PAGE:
• In business, no matter how much we sort it out, we never really know what happens next. Whether in our home, but also in business.
  • The second case is interesting because according to figures from the Agency for Ecological Transition, Ademe, each employee produces between 120 and 140 kg of waste in his workplace per year.
  • Yet the recycling rate for some materials remains quite low. On World Recycling Day, this Saturday, "20 Minutes" wondered why.

This is perhaps one of the greatest mysteries of our daily lives: recycling. We can sort our waste every day, but knowing where it goes next is still very unclear. A recent Guardian investigation published in August showed that recycling – especially plastic – was a myth. The journalist highlighted a figure: of the 8.3 billion tons of plastic produced worldwide, the recycling rate was only 9%. Only, everything that is not recycled falls into an obscure industry, that of waste. If not destroyed locally in Europe, the waste is sent to Asia to find a new life.

But why can't we recycle all of our waste - which is sorted by the sweat of every French person's brow on a daily basis? Take the case of companies, for example. On average, according to 2018 ADEME figures, office life represents 2.4 million tons of waste produced in France. Since 2016, companies with more than 20 employees have been obliged to sort office papers. And in 2018, new categories of waste were added to these obligations: cardboard, plastics and cans. However, the recycling rate is far from 100%. For plastic cans and bottles, the figure is 61%, compared to a recycling rate of 35% for waste paper.

A sorting never perfect

To better understand where our waste goes, visit a sorting center in Gennevilliers (Hauts-de-Seine), where 20 Minutes met Constance Bachoud, Director of Innovation, Circular Economy and Corporate Social Responsibility (CSR) at Tri-o Greenwishes. This company serves as a kind of waste concierge. "We prepare the work for the recycling industry," summarizes Constance Bachoud. If companies now have the obligation to set up recycling on their premises, the result is not always perfect. "Even if the employees do it best, there is always a small handkerchief lying around and it is absolutely necessary that we have a separation by materials."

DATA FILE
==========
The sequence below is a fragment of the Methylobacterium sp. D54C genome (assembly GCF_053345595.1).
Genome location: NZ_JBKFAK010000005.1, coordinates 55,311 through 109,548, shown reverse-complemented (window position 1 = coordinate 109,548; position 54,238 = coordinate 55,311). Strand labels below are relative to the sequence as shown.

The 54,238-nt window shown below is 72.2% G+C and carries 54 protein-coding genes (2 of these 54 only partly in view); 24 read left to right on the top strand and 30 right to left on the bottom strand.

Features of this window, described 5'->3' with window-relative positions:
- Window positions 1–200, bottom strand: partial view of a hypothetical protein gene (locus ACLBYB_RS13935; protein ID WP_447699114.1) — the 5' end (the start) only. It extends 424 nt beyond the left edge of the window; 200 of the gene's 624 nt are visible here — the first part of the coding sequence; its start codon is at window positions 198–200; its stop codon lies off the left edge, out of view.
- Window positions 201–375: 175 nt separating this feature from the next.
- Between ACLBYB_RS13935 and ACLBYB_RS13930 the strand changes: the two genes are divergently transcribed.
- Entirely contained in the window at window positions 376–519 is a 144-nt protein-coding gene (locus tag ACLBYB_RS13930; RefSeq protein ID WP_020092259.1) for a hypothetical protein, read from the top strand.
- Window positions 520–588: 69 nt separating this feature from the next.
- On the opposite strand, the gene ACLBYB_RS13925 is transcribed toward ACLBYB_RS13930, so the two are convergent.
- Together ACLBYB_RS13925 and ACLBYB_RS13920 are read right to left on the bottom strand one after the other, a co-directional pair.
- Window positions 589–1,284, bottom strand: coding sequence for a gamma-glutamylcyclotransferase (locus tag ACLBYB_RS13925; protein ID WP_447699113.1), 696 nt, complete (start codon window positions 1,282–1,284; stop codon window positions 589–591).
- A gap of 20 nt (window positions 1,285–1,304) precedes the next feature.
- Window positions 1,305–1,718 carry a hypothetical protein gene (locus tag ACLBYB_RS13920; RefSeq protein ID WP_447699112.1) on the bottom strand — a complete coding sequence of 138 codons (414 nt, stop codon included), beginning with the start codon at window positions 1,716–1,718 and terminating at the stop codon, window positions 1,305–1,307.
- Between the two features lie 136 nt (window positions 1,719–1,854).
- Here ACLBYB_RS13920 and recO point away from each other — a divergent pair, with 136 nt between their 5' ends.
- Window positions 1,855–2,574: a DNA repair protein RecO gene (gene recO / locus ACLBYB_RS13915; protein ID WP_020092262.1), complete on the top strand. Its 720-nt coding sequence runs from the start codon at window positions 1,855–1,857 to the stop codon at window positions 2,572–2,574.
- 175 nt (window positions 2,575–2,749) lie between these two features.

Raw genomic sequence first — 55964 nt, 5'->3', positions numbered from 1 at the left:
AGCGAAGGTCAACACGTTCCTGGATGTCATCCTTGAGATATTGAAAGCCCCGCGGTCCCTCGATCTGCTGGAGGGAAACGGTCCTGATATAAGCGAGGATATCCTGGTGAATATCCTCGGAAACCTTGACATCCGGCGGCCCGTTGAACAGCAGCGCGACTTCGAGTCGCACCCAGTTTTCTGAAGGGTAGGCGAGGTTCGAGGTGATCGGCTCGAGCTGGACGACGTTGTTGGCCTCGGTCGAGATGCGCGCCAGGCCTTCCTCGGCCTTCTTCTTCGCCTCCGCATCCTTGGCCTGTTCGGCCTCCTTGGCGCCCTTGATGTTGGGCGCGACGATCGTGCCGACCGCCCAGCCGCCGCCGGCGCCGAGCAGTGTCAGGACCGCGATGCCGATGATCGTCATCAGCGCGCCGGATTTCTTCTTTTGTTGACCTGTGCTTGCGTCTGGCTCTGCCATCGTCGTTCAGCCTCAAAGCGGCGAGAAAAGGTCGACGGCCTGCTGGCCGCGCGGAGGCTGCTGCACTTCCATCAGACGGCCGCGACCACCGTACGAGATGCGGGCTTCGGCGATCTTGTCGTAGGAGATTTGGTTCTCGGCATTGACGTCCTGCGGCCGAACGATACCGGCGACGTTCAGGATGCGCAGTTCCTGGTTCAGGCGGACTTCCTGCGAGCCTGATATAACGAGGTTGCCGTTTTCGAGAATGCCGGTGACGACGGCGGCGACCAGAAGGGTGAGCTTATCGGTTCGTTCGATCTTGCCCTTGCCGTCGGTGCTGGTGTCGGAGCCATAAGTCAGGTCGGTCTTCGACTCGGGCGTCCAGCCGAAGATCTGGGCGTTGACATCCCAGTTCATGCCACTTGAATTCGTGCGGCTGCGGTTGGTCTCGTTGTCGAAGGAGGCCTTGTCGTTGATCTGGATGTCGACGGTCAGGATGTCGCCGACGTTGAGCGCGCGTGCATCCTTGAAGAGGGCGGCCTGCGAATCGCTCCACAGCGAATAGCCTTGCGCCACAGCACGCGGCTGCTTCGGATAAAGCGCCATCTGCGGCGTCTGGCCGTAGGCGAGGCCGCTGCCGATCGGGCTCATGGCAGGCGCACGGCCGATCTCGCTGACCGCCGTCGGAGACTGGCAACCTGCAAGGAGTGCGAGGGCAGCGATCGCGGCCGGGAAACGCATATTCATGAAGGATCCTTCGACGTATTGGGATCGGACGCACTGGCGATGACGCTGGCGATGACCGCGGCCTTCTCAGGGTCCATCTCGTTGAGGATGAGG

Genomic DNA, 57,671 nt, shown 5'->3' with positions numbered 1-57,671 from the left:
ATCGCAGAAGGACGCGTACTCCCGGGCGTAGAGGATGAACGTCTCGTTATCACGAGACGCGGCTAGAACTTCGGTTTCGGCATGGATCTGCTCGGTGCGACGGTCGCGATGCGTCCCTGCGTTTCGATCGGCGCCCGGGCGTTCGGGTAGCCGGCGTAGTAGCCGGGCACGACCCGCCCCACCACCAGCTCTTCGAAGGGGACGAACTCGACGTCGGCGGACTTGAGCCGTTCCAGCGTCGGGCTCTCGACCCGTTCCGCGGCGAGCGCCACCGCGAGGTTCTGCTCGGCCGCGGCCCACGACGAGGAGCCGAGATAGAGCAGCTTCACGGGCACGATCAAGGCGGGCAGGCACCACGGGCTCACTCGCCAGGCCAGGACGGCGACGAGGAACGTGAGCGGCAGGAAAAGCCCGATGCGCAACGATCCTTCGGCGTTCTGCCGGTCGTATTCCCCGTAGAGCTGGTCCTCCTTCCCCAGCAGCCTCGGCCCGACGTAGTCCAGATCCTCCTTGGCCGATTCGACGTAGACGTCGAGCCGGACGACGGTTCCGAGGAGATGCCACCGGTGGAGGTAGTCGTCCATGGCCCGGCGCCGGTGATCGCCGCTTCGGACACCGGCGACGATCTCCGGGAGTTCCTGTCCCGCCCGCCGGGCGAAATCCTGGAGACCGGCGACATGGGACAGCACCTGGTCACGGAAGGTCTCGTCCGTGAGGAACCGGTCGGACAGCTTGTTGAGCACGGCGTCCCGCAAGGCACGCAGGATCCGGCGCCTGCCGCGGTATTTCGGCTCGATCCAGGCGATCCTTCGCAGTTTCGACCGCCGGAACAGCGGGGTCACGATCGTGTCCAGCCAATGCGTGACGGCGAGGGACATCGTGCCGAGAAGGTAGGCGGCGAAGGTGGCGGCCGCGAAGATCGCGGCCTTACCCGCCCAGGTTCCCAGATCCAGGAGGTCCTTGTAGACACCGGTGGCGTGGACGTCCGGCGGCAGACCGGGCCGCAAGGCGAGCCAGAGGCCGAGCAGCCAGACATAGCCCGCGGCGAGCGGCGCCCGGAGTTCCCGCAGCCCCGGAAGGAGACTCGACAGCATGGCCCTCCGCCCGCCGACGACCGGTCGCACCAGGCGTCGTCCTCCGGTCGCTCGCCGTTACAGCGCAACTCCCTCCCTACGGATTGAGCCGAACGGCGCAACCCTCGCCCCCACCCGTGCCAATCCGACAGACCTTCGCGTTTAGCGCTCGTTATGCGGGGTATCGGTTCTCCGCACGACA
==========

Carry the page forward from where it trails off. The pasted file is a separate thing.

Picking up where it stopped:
In these 2,000 m2 of warehouse, waste is collected, weighed and sorted. On one side, plastic bottles, on the other cans. Then further, the hand towels. After sorting, the waste forms a column of pallet boxes and once its sufficient number is reached, everything passes into an artificial intelligence machine with robotic arms. After that, everything is massified and takes the vertiginous form of a column of one and the same material. Then, the sorted waste is back on the road to recycling plants located throughout France.

The scourge of plastic

So why are recycling rates still so low today? "On materials that are very old and that we have known for a long time - glass, metal, paper, cardboard - the recycling system is very, very well established," explains Constance Bachoud. The bête noire of recycling today remains plastic that exists in different functions and forms. "The first use, at least for packaging, is to protect a product," says the director of innovation. However, some packaging can sometimes mix different types of plastic, which makes recycling even more complicated.

Take the case of yogurt pots, for example. As soon as they are scored, the packaging is mostly made of polystyrene, a type of plastic different from bottles for example. "A first challenge is that as soon as it arrives in the sorting center, it will go through a set of machines. The yogurt pot is quite fragile, if you swing it in all directions, it will break. How are you going to get your yogurt pot back when you have huge machines? And are we willing to pay for the fact of sorting behind knowing that there are still many constraints? " asks Constance Bachoud. For the latter, there are still many investments to be made on plastic, which represents "a great challenge". If not the biggest recycling today.

"Pushing the regulatory part"

In the coming years, however, the anti-waste law for a circular economy - known as AGEC - is likely to change the situation. "We will see the development of re-employment," says Constance Bachoud. Indeed, since January 1, 2023, restaurants and fast food can no longer serve their meal in disposable dishes... This could ultimately greatly reduce company waste.

But to reduce the environmental impact of companies and their waste on a daily basis, Constance Bachoud also advocates more legal frameworks. "We should push the regulatory part on the issue of collection, that companies are really obliged to do it." Then, stricter controls could also be put in place within companies to ensure that everyone is playing the game.

And the food industry in all this? Could they be forced in the future to develop materials that are easier to recycle? In recent years, they have already had the obligation to integrate more and more recycling. "In addition, the France is subject to a plastic tax like other European countries on plastic recycling. And since the recycling rate on plastic is not great, the France has paid a lot of money," adds Constance Bachoud. Conversations are still ongoing between the two sectors. "But it's very long," regrets our interlocutor.

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